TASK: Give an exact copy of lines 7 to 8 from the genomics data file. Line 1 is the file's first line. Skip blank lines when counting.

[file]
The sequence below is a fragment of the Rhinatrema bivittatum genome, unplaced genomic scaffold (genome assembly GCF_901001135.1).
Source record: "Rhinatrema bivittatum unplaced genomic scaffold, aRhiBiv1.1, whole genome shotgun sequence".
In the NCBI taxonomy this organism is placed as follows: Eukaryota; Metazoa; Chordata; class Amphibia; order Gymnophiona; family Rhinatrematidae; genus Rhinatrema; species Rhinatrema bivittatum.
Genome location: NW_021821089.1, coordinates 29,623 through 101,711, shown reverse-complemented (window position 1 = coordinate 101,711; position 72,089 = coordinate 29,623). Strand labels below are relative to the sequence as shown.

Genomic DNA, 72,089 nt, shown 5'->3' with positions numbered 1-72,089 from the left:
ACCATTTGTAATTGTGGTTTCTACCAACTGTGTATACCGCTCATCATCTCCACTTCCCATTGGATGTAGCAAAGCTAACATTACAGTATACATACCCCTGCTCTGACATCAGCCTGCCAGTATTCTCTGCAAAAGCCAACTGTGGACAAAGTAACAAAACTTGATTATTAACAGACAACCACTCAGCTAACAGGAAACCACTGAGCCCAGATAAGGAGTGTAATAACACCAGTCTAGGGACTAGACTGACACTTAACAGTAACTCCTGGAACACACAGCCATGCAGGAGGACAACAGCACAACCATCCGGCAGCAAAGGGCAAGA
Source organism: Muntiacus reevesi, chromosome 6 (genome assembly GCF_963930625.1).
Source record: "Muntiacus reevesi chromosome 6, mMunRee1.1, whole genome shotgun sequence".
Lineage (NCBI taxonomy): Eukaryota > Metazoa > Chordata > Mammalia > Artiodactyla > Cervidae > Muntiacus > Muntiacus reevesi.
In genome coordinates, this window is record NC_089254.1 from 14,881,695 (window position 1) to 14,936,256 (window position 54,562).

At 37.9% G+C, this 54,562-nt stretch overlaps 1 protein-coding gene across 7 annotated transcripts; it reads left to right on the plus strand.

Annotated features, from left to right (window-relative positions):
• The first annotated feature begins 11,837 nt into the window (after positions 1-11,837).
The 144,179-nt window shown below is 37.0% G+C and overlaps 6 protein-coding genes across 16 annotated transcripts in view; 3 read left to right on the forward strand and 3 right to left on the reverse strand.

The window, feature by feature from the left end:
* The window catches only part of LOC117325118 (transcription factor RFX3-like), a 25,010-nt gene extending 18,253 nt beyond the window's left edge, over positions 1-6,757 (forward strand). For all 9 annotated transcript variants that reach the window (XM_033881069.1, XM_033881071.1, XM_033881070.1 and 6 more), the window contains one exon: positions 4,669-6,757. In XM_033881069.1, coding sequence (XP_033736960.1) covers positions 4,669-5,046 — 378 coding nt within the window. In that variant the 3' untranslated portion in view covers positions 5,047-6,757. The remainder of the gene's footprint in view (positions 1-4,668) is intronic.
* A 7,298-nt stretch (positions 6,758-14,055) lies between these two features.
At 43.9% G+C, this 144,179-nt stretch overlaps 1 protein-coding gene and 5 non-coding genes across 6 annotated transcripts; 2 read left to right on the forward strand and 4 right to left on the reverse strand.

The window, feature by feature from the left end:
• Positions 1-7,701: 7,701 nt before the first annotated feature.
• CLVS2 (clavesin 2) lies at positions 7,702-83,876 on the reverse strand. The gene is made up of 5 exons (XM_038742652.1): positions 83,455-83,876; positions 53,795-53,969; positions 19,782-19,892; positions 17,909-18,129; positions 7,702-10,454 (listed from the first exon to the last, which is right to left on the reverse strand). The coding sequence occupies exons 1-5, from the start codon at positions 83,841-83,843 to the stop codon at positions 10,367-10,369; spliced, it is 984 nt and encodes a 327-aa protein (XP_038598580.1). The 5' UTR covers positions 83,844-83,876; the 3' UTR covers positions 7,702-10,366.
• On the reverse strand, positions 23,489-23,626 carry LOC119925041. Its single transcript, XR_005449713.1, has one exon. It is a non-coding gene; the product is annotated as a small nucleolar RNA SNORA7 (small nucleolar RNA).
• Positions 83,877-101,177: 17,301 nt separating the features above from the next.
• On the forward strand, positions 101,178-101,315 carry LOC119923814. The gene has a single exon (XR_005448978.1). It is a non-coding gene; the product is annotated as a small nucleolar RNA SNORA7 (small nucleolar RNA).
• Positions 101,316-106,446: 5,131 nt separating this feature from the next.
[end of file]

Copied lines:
Source organism: Muntiacus reevesi, chromosome 6 (genome assembly GCF_963930625.1).
Source record: "Muntiacus reevesi chromosome 6, mMunRee1.1, whole genome shotgun sequence".